Both traders and policymakers will be closely monitoring economic data moving forward, but if longer-term interest rates continue to fall, there will undoubtedly be a spillover impact across all global markets. For one, falling interest rates may eventually become a headwind for the bullish dollar trend. Likewise, declining yields tend to benefit growth stocks over more value-oriented names and could even boost the price of gold by reducing the opportunity cost of capital.

Earnings

This will be another slow week for earnings before we get into the meat of Q2 earnings season later in the month. The key releases we’ll be watching include Ocado, Purplbricks, Sainsburys, B&M, Firstgroup, Fuller Smith & Turner, Jet2, and Levi Jeans.

Economic Data

It’s a fairly quiet week for economic data, albeit with a couple of highlights worth watching. For AUD and ASX200 traders, Tuesday’s RBA meeting will be worth watching, though Governor Lowe and company are unlikely to make any immediate changes with Sydney locked down on COVID fears. We’ll also get an more details on what prompted the big hawkish shift from the Fed last month in Wednesday’s FOMC minutes. Finally, the G20 Meeting on Thursday and Friday will garner some headlines, though the immediate market impact may be limited.

Monday

  • Australia: Retail Sales (May)
  • US: Bank Holiday
  • Canada: BOC Business Outlook Survey

Tuesday

  • Australia: RBA Monetary Policy Meeting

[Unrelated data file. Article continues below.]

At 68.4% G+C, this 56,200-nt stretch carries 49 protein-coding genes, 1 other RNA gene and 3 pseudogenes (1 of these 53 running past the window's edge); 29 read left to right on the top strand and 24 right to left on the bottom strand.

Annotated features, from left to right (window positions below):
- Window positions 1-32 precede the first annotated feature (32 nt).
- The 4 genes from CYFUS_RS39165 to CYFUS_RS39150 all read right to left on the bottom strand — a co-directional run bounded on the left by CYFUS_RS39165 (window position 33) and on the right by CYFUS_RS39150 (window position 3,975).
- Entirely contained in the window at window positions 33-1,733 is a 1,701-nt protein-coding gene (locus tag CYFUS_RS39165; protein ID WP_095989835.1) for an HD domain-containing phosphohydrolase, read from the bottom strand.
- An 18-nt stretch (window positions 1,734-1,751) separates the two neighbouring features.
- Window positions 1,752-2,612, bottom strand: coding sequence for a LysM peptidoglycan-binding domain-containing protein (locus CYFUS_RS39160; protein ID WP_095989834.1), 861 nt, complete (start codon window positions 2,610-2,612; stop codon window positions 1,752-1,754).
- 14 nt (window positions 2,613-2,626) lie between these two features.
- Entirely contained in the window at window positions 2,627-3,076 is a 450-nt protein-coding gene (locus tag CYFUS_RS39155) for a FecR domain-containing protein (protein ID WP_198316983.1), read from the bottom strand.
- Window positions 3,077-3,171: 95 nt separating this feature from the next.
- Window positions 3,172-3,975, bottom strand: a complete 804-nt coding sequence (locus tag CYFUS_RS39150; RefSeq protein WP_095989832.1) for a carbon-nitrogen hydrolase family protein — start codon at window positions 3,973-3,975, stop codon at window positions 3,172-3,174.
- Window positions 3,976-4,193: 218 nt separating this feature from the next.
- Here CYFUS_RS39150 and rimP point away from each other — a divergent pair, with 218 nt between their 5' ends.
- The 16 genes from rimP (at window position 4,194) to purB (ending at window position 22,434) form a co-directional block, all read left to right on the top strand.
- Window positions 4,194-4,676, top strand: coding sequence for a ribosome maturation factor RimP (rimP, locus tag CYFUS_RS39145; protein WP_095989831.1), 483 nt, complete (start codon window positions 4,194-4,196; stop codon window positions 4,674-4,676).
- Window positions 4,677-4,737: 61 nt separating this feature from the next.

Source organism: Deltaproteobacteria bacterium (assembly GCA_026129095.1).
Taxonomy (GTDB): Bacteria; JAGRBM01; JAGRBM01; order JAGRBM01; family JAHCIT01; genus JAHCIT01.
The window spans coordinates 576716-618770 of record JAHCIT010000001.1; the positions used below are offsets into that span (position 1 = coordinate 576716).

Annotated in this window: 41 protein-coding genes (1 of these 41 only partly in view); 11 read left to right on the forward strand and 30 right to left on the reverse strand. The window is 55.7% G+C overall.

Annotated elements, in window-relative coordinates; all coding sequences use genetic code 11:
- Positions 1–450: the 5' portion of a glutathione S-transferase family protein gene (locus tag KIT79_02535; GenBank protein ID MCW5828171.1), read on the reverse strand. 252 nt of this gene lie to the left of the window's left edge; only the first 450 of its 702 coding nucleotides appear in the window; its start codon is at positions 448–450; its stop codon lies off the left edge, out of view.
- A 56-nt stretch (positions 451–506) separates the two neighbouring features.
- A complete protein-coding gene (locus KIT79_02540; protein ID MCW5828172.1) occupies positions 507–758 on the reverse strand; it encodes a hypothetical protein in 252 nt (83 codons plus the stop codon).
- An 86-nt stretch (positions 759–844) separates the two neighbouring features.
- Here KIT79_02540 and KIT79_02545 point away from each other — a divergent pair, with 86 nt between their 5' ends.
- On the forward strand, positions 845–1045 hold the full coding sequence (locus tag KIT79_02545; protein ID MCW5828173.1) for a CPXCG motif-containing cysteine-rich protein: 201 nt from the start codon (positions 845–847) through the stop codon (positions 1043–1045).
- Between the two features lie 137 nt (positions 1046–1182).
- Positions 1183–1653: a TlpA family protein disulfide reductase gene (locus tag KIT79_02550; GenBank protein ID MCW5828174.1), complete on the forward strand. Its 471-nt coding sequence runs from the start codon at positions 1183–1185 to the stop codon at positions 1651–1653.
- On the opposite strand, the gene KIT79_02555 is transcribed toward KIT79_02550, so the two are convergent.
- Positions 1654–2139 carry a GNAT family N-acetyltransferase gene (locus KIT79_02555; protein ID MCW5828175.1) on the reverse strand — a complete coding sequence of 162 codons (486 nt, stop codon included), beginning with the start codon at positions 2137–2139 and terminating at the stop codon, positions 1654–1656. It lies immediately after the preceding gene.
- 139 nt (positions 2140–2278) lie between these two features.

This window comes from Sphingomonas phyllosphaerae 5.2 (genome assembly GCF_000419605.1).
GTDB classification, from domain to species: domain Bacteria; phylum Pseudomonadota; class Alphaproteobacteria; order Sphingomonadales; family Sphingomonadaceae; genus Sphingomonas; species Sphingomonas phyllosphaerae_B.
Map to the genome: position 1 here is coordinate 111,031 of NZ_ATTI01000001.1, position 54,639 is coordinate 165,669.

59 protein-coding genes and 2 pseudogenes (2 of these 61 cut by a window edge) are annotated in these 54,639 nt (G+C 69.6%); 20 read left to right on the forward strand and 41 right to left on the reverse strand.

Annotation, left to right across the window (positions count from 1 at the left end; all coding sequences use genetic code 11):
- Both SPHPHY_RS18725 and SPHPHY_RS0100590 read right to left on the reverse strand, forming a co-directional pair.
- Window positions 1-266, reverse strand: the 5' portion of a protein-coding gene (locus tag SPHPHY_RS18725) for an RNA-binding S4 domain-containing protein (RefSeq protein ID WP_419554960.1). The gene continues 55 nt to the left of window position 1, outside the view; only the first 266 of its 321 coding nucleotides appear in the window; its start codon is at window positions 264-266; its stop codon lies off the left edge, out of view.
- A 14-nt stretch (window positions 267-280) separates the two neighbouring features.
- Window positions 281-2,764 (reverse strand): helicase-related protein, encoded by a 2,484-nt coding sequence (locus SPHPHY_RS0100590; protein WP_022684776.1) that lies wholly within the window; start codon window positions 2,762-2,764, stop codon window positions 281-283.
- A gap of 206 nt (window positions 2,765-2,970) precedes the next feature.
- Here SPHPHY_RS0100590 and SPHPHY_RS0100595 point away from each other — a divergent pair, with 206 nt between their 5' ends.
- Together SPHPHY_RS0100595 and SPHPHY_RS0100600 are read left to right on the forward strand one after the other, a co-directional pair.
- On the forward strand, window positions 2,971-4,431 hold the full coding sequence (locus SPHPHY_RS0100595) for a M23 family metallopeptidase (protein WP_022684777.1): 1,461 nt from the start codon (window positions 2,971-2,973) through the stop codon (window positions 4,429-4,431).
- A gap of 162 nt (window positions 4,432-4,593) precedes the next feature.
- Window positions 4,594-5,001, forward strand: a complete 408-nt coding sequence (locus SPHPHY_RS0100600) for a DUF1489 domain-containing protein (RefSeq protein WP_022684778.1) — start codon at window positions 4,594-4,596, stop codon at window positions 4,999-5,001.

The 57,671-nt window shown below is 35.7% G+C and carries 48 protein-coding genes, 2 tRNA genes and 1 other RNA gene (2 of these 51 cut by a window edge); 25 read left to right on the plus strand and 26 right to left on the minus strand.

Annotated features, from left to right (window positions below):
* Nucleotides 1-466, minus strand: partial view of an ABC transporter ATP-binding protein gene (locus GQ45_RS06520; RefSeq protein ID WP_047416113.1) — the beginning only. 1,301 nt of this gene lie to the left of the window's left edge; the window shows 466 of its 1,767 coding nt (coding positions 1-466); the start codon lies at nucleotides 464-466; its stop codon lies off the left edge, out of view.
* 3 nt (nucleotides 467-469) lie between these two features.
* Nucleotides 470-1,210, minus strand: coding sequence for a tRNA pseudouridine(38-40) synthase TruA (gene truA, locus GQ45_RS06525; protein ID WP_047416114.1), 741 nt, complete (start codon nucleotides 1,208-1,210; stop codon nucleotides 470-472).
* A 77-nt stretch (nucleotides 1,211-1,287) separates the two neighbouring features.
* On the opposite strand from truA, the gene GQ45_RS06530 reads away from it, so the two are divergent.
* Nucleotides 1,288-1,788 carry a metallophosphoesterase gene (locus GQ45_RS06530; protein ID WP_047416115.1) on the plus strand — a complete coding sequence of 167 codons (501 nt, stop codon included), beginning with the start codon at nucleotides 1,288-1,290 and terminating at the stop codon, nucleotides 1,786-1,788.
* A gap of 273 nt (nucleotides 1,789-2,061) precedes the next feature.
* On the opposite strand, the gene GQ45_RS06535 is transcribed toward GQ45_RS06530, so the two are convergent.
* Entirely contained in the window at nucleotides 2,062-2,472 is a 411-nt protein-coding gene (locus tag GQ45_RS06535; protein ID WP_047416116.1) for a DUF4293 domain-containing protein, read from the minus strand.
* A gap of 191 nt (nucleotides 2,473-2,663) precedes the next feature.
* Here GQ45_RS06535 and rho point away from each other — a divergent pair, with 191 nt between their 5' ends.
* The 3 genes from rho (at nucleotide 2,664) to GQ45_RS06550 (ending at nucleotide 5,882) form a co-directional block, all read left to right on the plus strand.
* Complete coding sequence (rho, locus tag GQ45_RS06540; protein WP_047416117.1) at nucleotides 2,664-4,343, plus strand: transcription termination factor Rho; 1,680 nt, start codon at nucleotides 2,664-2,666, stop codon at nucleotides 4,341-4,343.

• Australia: RBA Governor Lowe Speech
  • Germany: ZEW Economic Sentiment Survey
  • US: ISM Services PMI

Wednesday

  • Europe: European Commission Q3 Economic Forecasts
  • Canada: Ivey PMI
  • US: JOLTS Job Openings
  • US: FOMC Meeting Minutes

Thursday

  • Global: G20 Meetings (Day 1)
  • Australia: RBA Governor Lowe Speech
  • US: Initial Unemployment Claims
  • US: Crude Oil Inventories

Friday

  • Global: G20 Meetings (Day 2)
  • Europe: ECB President Lagarde Speech
  • UK: BOE Governor Bailey Speech
  • CA: Employment Report (June)

Chart of the Week: AUD/USD

Source: StoneX, TradingView

With the RBA meeting and Australian retail sales on tap, it’s worth checking in on AUD/USD. The currency pair tagged a fresh year-to-date low around 0.7450 Friday before bouncing back above 0.7500 as of writing. More generally, rates spent the entire first half of the year forming a large “rounded top” or “complex head-and-shoulders” pattern; either way, it’s clear that the longer-term trend in AUD/USD has shifted from bullish (higher highs and higher lows) to a downtrend (lower highs and lower lows). Moving forward, the key levels to watch will be previous-support-turned-resistance at 0.7590 and previous-resistance-turned-support at 0.7400, with a general bearish bias toward that support level.

With earnings season and economic data projected to pick up in earnest after this coming week, it’s a great time to review longer-term charts and themes to ensure you don’t get caught up in the day-to-day deluge of information in the coming weeks.

Have a great weekend and best of luck with your trading!